The Medical Devices Regulations (MDR) of 2017 increased the requirements for documentation of clinical data in support of License Applications

Prior to 1993, documentation of a medical device’s clinical safety and performance was given much less attention than the documentation of its manufacture and quality. Since June 1993 a series of regulatory efforts were made to improve the safety of medical devices.

MDD = Medical Devices Directive (93/42/EEC); MDR = Medical Devices Regulations (2017/745)

In April 2017, the MDR was released and made the clinical evaluation of medical devices statutory for access to the EU market for all classes of Medical Devices. Although new guidelines derived from the MDR are expected, including guidance on specific types of devices, the MEDDEV guidelines relating to the clinical evaluation have remained largely valid. The MDR strengthened the requirement for the clinical evaluation of medical devices, particularly the need for a thorough documentation of pre-clinical and clinical data relating to the safety and performance of the device. The amount of pre-clinical and clinical data required for documentation depends largely on the level of risk to health and safety associated with the use of the device. Several new document types have been introduced:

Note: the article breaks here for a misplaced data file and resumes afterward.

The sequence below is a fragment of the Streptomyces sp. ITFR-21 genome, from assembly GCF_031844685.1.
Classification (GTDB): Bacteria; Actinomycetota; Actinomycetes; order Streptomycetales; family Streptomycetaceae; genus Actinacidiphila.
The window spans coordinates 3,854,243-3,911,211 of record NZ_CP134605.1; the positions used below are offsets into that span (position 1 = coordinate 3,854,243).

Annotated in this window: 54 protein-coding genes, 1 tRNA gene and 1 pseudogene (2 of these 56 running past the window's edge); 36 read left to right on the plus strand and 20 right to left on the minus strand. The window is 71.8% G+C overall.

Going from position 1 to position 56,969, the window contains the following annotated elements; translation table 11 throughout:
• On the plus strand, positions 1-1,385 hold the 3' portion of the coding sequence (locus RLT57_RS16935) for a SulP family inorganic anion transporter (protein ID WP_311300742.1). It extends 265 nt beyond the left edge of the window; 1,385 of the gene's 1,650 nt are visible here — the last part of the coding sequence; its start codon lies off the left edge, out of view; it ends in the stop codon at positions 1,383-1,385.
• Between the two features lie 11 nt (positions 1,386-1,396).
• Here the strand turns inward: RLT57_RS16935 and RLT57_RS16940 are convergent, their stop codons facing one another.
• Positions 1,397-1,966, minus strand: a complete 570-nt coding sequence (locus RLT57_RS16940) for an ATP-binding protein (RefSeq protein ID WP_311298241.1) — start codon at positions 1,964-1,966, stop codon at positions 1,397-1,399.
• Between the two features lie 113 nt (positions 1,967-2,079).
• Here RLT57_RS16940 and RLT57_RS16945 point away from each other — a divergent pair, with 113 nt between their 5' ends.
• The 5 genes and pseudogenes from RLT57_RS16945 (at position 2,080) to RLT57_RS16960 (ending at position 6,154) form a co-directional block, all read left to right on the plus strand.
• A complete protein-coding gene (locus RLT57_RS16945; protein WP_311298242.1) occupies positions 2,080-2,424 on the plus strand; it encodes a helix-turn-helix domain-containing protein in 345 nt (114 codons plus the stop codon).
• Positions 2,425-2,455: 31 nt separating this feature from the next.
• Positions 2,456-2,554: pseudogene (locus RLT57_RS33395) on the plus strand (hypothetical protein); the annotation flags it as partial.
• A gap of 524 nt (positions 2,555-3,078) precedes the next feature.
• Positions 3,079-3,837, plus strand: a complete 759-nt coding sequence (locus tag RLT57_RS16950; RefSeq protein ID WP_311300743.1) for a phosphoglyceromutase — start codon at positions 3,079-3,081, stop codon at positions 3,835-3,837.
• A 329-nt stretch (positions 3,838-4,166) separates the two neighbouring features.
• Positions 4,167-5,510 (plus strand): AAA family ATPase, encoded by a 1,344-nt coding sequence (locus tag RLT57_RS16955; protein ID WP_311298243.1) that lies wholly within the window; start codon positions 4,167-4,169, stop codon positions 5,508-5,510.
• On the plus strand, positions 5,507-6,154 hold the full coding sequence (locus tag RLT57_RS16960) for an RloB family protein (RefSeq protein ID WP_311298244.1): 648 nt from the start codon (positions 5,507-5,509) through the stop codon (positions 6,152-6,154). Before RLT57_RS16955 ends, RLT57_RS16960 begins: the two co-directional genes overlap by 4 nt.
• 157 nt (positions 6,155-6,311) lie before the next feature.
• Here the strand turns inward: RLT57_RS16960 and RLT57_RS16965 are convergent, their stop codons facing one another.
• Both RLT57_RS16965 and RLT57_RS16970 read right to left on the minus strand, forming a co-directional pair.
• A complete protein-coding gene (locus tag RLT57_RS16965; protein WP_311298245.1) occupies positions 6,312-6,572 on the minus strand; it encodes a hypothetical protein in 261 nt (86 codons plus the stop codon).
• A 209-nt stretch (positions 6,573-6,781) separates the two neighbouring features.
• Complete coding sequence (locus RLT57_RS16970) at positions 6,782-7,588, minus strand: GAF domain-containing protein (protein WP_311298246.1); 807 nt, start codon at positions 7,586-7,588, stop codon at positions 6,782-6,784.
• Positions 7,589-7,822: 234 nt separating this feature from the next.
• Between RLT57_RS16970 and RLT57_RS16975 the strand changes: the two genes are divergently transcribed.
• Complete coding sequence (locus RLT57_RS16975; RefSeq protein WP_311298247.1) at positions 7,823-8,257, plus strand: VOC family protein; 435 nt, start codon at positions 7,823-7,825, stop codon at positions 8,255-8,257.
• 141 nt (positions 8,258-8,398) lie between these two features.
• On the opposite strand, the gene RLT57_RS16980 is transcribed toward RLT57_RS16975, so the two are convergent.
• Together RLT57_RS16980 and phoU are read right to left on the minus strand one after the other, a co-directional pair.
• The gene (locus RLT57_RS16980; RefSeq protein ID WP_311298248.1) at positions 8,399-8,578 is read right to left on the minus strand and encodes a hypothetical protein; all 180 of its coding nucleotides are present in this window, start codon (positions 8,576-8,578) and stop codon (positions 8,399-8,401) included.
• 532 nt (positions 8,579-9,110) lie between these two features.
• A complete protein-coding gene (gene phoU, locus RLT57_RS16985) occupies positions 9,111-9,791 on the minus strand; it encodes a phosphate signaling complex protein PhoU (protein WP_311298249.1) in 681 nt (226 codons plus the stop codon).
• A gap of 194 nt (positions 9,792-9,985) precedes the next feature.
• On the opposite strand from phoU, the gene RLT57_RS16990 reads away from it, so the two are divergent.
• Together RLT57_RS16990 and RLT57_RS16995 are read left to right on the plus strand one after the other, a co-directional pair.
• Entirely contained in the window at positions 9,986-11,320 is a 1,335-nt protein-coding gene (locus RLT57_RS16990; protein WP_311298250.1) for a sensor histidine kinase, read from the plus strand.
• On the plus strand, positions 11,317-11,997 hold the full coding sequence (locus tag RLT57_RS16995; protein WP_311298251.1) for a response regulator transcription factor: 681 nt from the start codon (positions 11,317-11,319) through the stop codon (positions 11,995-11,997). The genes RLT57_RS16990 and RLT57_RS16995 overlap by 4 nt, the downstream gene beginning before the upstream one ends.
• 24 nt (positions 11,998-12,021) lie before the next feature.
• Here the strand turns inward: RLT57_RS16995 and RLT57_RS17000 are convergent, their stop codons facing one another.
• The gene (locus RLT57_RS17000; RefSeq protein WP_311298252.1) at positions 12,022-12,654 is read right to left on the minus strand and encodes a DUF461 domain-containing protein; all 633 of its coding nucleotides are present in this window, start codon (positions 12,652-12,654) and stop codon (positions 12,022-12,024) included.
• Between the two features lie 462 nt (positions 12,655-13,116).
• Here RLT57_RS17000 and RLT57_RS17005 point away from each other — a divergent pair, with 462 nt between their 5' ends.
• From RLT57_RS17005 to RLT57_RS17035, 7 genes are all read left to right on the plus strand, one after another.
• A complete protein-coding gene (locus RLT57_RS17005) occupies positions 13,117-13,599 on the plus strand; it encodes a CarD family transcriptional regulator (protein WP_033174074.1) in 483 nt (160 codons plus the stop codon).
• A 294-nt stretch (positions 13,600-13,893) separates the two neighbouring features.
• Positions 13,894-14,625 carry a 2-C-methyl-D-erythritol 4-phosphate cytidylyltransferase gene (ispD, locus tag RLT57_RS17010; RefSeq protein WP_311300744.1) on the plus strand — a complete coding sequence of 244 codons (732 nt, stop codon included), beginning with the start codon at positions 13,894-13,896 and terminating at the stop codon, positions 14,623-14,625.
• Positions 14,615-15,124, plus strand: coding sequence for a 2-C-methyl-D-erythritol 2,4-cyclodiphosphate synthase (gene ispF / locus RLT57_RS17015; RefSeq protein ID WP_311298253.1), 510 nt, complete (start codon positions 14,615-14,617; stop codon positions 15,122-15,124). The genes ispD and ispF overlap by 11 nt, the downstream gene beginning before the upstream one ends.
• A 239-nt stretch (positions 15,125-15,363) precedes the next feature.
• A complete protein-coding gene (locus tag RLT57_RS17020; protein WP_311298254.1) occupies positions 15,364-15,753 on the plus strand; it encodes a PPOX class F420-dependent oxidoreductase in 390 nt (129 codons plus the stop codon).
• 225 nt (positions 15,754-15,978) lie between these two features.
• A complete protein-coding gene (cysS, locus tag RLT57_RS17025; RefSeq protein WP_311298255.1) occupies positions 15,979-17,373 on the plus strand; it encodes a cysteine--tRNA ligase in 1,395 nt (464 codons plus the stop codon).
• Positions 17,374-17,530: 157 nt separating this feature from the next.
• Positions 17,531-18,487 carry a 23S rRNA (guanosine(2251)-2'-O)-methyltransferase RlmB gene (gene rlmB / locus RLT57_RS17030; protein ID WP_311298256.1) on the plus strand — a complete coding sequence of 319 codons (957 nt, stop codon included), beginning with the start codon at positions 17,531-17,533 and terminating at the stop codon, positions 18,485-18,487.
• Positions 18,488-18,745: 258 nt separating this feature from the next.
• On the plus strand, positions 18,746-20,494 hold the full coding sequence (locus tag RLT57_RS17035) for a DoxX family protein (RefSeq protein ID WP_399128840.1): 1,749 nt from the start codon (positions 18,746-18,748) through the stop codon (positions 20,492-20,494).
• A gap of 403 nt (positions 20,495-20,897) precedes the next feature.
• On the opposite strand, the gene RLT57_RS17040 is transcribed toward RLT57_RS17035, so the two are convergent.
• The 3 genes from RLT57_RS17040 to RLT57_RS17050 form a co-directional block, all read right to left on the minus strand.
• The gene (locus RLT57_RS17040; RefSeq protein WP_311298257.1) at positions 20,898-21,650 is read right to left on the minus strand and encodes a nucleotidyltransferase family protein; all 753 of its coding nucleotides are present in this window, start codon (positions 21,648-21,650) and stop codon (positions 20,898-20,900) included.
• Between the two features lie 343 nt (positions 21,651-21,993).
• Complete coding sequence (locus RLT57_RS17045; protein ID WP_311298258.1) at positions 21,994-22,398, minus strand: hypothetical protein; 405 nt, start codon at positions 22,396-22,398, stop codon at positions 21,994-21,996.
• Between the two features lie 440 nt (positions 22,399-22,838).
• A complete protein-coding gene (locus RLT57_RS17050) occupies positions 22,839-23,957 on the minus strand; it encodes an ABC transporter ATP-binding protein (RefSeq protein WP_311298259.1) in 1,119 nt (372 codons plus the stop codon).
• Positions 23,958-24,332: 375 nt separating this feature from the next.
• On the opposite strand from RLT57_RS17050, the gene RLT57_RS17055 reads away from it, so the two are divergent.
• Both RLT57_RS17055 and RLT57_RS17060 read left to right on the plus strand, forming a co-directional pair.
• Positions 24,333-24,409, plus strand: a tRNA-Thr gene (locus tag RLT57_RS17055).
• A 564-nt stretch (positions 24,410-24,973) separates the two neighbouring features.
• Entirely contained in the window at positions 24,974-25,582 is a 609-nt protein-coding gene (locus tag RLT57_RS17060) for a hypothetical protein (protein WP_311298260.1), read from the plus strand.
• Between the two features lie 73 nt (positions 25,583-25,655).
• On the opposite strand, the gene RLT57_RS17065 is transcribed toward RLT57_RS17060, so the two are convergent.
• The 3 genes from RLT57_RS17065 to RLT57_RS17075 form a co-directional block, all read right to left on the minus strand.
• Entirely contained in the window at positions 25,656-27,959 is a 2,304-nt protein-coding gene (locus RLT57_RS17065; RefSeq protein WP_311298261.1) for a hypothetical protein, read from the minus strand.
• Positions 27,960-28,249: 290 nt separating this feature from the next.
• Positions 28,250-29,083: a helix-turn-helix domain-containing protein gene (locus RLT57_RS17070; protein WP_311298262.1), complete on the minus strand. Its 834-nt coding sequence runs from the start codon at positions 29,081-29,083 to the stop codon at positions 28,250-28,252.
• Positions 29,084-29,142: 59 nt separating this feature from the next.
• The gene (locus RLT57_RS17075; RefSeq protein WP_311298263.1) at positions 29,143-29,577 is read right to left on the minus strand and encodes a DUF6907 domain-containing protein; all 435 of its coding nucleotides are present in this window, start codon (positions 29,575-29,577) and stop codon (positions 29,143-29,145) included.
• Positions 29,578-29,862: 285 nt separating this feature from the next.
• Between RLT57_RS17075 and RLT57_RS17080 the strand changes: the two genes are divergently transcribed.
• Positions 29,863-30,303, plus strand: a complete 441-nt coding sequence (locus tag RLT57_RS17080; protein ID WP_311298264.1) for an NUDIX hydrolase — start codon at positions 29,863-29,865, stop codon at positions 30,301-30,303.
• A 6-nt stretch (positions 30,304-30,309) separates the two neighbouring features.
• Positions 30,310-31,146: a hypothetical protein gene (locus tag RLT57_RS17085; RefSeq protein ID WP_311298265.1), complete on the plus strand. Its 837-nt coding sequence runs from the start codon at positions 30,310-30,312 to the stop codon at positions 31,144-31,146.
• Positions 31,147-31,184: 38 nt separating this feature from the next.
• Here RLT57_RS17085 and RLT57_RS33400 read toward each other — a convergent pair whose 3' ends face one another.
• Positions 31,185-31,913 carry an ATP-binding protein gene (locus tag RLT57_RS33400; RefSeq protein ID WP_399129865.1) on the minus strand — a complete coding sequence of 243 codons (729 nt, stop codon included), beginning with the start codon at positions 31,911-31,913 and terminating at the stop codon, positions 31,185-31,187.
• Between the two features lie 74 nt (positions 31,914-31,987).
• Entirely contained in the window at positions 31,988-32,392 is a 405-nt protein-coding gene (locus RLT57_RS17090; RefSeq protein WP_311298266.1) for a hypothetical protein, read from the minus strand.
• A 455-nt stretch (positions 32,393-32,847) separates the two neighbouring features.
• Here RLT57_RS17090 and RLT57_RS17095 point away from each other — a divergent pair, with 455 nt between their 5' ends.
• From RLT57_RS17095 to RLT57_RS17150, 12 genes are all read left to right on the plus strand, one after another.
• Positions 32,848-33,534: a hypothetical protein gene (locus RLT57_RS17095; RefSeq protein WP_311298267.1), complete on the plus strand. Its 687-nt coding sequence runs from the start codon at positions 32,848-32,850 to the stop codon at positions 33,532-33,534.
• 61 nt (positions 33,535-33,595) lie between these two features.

• Clinical Evaluation Report (CER)
  • Clinical Development Plan (CDP)
  • Clinical Evaluation Plan (CEP)
  • Post-market Clinical Follow-up (PMSF) Plan
  • PMSF Report
  • Failure Modes and Effects Analysis (FMEA)
  • Clinical Investigation Plan
  • Clinical Investigation Report

Not all these are required for all devices but a CER is now mandatory for all medical device license applications in Europe. For the regulators (Notified Bodies), the CER is a key element in assessing the fitness of a medical device for clinical use.

Details on the requirements of the clinical evaluation of a medical device were first provided in the MDD but details on the content of the CER first appeared in the EU MEDDEV Guideline 2.7/1 rev 4 (2016). It documents the clinical evidence that supports a licensing application and, after approval, it is regularly updated to enable the device to remain on the market.

The CER describes the clinical evaluation of the medical device and, according to the MDR 2017, “… shall be thorough and objective, and take into account both favourable and unfavourable data. Its depth and extent shall be proportionate and appropriate to the nature, classification, intended purpose and risks of the device in question, as well as to the manufacturer’s claims in respect of the device.”

The CER is a stand-alone document and is submitted as an attachment to the Technical File. It contains:

  • an assessment of the evidence of the device’s safety risks and expected clinical performance, and, in the updates, additional clinical data on its safety and performance in the field, using evidence actively acquired by the manufacturer during the post-marketing clinical follow-up,
  • a regularly updated review of relevant published literature, and,